Two books of essays illuminate current problems of higher education. The Politically Correct University (AEI, 2009) shows academic hostility to conservatives and demands for liberal conformity. Essayists call for greater transparency but recognize that trustees need to risk cozy relationships and take action. The anti-Christian bias of The Believing Primate: Scientific, Philosophical, and Theological Reflections on the Origin of Religion (Oxford University Press, 2009) inadvertently shows why thoughtful students should avoid university religious studies departments.
A good religious studies department would put on its reading list Evidence for God, edited by William Dembski and Michael Licona (Baker, 2010). The book includes 50 succinct essays that examine key questions concerning philosophy (including reasons for suffering), science, Jesus, and the Bible. Dembski's essay on "The Vise Strategy" has terrific questions designed to push methodological materialists to drop their unscientific prejudices and give God a chance.
Atonement, edited by Gabriel Fluhrer with essays by J.I. Packer, John Gerstner, Sinclair Ferguson, and others (P&R, 2010), should also be on reading lists. The book is filled with nuggets new and old: Packer, for example, points out that the pre-New Testament word for grace in Greek meant "gracefulness of conduct" and not "the thought that the word grace came to express . . . the thought of God in mercy giving to the limit in order to bless and save sinners."
(To the limit and beyond: Packer quotes a Scottish theologian, James Denney, who described one person sitting on a pier and another telling him, "Look, I'll show you how much I love you"-and the second person jumps off the pier and drowns. "Denny argued that this wasn't a display of love but rather a display of idiocy. . . . It's only a display of love if the person who gives his life is doing something that had to be done to save me and that I couldn't do for myself.")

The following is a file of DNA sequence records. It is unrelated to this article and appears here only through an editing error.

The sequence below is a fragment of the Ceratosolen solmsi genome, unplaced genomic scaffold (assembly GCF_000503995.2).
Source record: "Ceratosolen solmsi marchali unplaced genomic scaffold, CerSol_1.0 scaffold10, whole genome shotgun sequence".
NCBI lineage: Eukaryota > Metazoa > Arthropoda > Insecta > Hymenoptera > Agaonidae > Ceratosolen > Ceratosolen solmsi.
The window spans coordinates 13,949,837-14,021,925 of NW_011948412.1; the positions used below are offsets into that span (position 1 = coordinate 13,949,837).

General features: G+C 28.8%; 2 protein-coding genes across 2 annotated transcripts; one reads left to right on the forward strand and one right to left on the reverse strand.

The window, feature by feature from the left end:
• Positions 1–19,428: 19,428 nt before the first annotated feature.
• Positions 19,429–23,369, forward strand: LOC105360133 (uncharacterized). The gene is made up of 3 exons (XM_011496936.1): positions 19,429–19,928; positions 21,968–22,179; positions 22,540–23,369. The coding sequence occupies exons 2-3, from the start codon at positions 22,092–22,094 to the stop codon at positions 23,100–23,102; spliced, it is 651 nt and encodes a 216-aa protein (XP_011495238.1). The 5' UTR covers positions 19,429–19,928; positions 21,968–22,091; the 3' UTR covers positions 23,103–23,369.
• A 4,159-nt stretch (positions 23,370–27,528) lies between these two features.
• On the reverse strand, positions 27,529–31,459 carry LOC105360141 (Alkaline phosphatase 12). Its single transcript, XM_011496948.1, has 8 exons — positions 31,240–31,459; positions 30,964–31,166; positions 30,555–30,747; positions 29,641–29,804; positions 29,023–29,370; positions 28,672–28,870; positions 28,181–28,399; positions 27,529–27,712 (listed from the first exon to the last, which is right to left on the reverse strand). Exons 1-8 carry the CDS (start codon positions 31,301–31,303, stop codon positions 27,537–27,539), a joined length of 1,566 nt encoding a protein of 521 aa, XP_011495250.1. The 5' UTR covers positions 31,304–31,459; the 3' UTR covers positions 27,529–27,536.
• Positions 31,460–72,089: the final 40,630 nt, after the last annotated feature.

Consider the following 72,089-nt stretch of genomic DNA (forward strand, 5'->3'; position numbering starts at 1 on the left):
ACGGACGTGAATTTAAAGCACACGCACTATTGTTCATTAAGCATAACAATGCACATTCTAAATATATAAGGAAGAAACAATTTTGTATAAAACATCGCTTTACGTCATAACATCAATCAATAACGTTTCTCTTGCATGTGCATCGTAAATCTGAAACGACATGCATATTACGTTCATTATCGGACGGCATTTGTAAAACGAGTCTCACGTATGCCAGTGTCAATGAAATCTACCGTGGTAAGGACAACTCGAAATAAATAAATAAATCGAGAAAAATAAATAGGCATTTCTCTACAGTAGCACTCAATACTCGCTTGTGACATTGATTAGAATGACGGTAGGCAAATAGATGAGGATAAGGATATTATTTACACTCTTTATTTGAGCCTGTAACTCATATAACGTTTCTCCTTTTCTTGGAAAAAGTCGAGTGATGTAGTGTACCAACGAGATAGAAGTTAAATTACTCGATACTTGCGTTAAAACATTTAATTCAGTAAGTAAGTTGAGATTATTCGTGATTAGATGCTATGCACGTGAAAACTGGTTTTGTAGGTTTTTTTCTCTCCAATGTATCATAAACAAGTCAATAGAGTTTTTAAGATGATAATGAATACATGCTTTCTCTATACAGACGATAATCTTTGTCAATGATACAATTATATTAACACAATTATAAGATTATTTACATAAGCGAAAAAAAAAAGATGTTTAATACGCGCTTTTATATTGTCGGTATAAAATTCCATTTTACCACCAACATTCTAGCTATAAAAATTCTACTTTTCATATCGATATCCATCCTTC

A major way God blesses and saves sinners, of course, is by putting Bibles in their hands. I've received new Bible editions from several publishers and will mention two that I particularly like. The Reformation Study Bible (P&R, 2008 second edition) combines English Standard Version text with excellent notes produced under the supervision of R.C. Sproul, Keith Mathison, Bruce Waltke, and Moises Silva. The Stewardship Study Bible (Zondervan, 2009), under the general editorship of Stephen Grabill, is the New International Version with good, brief essays on aspects of stewardship and a useful index of scriptural verses on work, saving and investing, coveting, and other key questions of faith and character.
Other editions are not so good. The Poverty and Justice Bible (British and Foreign Bible Society, 2008) runs a marker over nearly 3,000 Contemporary English Version verses tied-often loosely-to issues of poverty and justice. It includes 30 pages of notes that, among other things, ask us to "imagine a world with no weapons, but plenty of warm well-fed people" and then "let your government know what kind of a world you want." It's easy to imagine, but harder to practice, effective compassion. The American Patriot's Bible (Thomas Nelson, 2009) seems to equate America with ancient Israel: Many Bibles have useful maps of ancient Israel, but this Bible includes a map of the United States and a list of all 50 states and their dates of admission to the Union.
As mentioned in February, Rodney Stark's God's Battalions: The Case for the Crusades (HarperOne, 2009) puts into perspective medieval Europe's counterattack against Islam. A longer book also from a secular publishing house, Jonathan Phillips' Holy Warriors (Random House, 2010), happily continues to reverse recent tendencies to curse the crusaders.
Ray East's The Life of Manny: Discovering Why People Follow a Leader (Horizon East, 2010) is an easy-to-read novel about a leader who overcomes problems by showing "confident humility." Richard Brookhiser's Right Time, Right Place (Basic, 2009) is a sprightly written memoir about William F. Buckley Jr., who showed confidence.
Email Marvin Olasky